In my last post, an Italian national was a mainstream English (not EAL) teacher. She was brilliant: lively, effusive, popular. Everyone loved her accent and the occasional infelicity of expression didn īt really matter. One was hilarious. I was working with her teaching īA Christmas Carol ī and she kept referring to the character īCratchit ī as īScratchit ī. When we meet up now, we still laugh about it. The students didn īt even notice. 

25 May 2015     



s.lefevre
Brazil

I don īt think that native speakers make always better teachers than non native ones. I can say it from my own experience. I have already had 3 Spanish native teachers and non of them was a good teacher. The fact that someone speaks a language perfectly doesn īt mean that he or she is good at transmitting  the knowledge.,

25 May 2015     



yanogator
United States

I think a blanket statement like that shouldn īt be made at all. What I will add to the excellent discussion is one advantage that I see in myself as a native speaker. That is my ability to explain small differences in the language. So, what I would say is that a native speaker can be better for advanced students who are ready for the finer points of the language. Of course, a good teacher with any background will be better than a bad teacher.

Bruce
 

25 May 2015     



julivan
Spain

http://dialnet.unirioja.es/servlet/articulo?codigo=2794736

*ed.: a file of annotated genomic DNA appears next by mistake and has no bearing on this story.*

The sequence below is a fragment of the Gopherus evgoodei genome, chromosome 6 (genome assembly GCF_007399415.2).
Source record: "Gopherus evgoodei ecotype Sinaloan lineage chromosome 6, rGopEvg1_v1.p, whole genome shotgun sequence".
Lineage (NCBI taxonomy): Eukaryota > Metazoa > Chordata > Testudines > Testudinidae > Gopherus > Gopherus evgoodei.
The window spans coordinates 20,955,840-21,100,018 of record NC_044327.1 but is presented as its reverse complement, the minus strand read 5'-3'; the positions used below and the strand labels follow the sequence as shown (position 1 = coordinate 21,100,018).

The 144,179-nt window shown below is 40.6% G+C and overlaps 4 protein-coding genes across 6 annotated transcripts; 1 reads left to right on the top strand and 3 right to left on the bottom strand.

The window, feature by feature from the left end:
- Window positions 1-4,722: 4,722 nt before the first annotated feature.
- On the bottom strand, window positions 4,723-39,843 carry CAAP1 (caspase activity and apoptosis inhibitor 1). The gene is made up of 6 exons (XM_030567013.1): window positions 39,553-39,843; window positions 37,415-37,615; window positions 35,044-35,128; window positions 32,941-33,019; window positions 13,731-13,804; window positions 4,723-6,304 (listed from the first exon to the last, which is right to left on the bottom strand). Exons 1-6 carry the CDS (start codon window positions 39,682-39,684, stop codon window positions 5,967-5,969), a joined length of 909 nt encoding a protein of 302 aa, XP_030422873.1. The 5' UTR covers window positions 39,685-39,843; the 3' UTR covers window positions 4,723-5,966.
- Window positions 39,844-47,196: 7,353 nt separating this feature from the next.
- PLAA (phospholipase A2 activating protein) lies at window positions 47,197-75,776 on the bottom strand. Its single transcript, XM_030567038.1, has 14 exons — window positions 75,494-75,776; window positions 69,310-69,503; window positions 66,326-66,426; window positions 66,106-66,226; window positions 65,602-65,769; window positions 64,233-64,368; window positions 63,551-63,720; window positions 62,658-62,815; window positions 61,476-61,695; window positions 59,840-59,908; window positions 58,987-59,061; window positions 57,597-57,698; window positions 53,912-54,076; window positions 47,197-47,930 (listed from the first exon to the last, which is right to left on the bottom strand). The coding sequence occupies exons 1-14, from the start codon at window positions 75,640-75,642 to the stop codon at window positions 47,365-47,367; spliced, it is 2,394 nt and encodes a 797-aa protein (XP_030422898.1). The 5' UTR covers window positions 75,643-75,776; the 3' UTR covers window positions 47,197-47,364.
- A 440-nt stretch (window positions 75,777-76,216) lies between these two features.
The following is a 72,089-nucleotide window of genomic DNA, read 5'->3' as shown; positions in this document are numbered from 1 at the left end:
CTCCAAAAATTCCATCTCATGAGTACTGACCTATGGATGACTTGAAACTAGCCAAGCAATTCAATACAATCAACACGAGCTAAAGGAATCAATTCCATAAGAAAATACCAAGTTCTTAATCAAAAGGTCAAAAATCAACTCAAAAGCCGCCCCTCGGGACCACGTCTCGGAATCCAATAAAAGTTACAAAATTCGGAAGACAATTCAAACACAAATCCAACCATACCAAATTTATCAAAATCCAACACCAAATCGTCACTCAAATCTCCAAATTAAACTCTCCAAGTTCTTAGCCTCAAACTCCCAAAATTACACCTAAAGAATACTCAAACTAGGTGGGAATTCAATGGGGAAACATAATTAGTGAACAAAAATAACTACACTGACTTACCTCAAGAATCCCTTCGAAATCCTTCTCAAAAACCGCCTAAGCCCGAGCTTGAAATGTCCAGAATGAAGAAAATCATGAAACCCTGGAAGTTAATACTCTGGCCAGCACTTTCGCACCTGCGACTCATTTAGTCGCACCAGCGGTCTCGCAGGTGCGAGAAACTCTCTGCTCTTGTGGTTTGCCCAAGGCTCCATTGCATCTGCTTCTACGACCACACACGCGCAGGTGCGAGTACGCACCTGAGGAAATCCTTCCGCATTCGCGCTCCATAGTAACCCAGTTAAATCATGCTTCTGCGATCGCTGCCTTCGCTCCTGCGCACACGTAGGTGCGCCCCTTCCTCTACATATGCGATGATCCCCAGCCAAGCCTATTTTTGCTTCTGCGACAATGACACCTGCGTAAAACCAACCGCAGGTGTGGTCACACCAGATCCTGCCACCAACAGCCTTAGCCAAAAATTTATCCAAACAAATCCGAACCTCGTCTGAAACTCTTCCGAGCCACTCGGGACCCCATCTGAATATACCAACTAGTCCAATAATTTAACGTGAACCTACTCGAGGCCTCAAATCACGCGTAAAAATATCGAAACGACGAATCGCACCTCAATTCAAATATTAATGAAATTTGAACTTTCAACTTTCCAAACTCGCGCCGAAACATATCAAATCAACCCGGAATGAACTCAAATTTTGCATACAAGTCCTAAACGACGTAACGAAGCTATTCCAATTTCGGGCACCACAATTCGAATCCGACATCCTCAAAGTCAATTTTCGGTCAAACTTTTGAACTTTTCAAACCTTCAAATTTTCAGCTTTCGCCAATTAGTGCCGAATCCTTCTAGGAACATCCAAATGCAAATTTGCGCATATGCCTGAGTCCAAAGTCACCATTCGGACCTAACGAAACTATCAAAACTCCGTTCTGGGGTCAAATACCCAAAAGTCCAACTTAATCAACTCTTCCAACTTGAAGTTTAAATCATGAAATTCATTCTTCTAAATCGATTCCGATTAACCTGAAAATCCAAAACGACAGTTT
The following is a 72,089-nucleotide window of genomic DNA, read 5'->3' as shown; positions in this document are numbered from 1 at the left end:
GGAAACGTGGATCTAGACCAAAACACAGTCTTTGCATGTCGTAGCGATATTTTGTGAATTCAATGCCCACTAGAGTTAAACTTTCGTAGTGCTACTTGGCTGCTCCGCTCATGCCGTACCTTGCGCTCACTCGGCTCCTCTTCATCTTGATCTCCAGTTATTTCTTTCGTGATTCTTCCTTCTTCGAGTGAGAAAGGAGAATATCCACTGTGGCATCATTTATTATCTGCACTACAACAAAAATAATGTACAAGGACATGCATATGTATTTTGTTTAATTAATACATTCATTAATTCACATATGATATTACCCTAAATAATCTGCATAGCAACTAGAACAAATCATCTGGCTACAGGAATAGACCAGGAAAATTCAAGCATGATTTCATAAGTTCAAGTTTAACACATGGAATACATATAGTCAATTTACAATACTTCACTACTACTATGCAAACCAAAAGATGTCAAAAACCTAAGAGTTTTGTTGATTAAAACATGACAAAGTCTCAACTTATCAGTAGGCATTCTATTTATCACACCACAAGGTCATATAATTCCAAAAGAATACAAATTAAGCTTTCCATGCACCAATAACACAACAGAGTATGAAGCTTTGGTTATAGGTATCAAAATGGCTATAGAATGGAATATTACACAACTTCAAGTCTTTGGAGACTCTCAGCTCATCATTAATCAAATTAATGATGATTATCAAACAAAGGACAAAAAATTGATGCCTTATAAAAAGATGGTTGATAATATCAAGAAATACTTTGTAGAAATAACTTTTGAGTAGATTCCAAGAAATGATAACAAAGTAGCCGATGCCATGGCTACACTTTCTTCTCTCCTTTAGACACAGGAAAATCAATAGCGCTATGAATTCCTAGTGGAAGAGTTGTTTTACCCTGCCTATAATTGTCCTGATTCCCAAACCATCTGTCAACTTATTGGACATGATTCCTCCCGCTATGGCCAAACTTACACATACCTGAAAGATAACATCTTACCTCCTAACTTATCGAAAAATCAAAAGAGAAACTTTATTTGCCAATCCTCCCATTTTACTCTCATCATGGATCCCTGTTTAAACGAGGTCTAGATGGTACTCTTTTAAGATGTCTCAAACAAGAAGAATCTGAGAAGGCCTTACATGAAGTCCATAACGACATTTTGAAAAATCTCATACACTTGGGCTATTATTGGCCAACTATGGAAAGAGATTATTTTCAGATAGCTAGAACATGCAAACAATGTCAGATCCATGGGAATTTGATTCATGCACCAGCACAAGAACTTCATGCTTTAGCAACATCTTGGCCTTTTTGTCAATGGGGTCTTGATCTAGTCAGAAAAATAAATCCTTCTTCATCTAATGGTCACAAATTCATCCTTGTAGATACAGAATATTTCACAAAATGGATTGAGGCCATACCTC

I wrote that article looooong time ago! 

http://rua.ua.es/dspace/bitstream/10045/5996/1/RAEI_10_07.pdf

25 May 2015     



spinney
United Kingdom

Interesting question. One thing I īve noticed is that things come naturally to us natives so that we instictively know when something is right yet the non-native, (mostly Spanish) English teachers I īve met can walk all over the average native when it comes to grammar. That said, English isn īt really the kind of language you can learn focussing on grammar. Mind you, I have to say, apart from some important exceptions, the non-native English teachers at my school put in a lot more effort on the whole. I think, at the end of the day, some people are good teachers and others not, native or non-native notwithstanding. 

25 May 2015     



zailda
Brazil

Reading this article (http://www.greatschools.org/gk/articles/what-makes-a-great-teacher/) we understand proficiency as one of numerous requirements for being a good teacher.
 
IMHO, being a native speaker is just one among numerous characteristics that make a good teacher.

25 May 2015     



Zora
Canada

I really think that it really depends on the person, their willingness to commit, and sometimes the level of the students. I īve met natives who couldn īt teach their way out of a box and non-natives that were keen and engaging. That said, and from my experience - (just what I īve found, and not true for all that I am sure!)  I think a native teacher, who has actually taken the time to learn English grammar properly, is probably better just because they understand the nuances of the language because they have lived and breathed it... No matter how good a non-native is sometimes subtle nuances are missed, expressions may not be used properly in certain situations, they know what is used and what isn īt used in daily lexicon, etc. 
 
But as I say, the above is only my experience and opinion. I am sure others have had experiences contrary to mine. 
 
 

25 May 2015